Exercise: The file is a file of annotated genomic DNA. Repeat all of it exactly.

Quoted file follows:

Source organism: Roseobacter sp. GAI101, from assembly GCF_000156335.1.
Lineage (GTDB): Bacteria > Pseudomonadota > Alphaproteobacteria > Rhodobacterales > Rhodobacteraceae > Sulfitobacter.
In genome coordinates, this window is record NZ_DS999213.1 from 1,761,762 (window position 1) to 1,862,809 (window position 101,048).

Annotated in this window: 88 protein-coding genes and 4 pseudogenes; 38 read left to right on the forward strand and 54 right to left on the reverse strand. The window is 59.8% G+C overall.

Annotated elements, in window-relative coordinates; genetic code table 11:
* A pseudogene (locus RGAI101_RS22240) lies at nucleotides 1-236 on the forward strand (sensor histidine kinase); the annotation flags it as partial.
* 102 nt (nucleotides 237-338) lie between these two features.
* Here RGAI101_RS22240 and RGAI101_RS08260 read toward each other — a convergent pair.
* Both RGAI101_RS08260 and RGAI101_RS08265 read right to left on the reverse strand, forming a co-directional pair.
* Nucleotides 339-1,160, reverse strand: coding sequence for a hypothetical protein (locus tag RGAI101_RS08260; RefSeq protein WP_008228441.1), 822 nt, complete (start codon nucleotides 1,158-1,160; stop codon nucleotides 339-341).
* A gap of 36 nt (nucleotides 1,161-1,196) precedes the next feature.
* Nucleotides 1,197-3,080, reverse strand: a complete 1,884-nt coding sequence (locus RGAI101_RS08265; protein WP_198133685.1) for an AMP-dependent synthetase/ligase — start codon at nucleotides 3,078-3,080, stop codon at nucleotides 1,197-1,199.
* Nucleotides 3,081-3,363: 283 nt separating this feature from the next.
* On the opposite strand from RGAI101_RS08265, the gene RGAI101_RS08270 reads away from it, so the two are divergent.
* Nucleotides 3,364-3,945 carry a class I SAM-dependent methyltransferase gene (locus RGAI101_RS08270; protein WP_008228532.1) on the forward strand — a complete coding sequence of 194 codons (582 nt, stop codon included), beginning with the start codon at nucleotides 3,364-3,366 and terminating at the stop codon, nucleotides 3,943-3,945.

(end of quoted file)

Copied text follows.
Source organism: Roseobacter sp. GAI101, from assembly GCF_000156335.1.
Lineage (GTDB): Bacteria > Pseudomonadota > Alphaproteobacteria > Rhodobacterales > Rhodobacteraceae > Sulfitobacter.
In genome coordinates, this window is record NZ_DS999213.1 from 1,761,762 (window position 1) to 1,862,809 (window position 101,048).

Annotated in this window: 88 protein-coding genes and 4 pseudogenes; 38 read left to right on the forward strand and 54 right to left on the reverse strand. The window is 59.8% G+C overall.

Annotated elements, in window-relative coordinates; genetic code table 11:
* A pseudogene (locus RGAI101_RS22240) lies at nucleotides 1-236 on the forward strand (sensor histidine kinase); the annotation flags it as partial.
* 102 nt (nucleotides 237-338) lie between these two features.
* Here RGAI101_RS22240 and RGAI101_RS08260 read toward each other — a convergent pair.
* Both RGAI101_RS08260 and RGAI101_RS08265 read right to left on the reverse strand, forming a co-directional pair.
* Nucleotides 339-1,160, reverse strand: coding sequence for a hypothetical protein (locus tag RGAI101_RS08260; RefSeq protein WP_008228441.1), 822 nt, complete (start codon nucleotides 1,158-1,160; stop codon nucleotides 339-341).
* A gap of 36 nt (nucleotides 1,161-1,196) precedes the next feature.
* Nucleotides 1,197-3,080, reverse strand: a complete 1,884-nt coding sequence (locus RGAI101_RS08265; protein WP_198133685.1) for an AMP-dependent synthetase/ligase — start codon at nucleotides 3,078-3,080, stop codon at nucleotides 1,197-1,199.
* Nucleotides 3,081-3,363: 283 nt separating this feature from the next.
* On the opposite strand from RGAI101_RS08265, the gene RGAI101_RS08270 reads away from it, so the two are divergent.
* Nucleotides 3,364-3,945 carry a class I SAM-dependent methyltransferase gene (locus RGAI101_RS08270; protein WP_008228532.1) on the forward strand — a complete coding sequence of 194 codons (582 nt, stop codon included), beginning with the start codon at nucleotides 3,364-3,366 and terminating at the stop codon, nucleotides 3,943-3,945.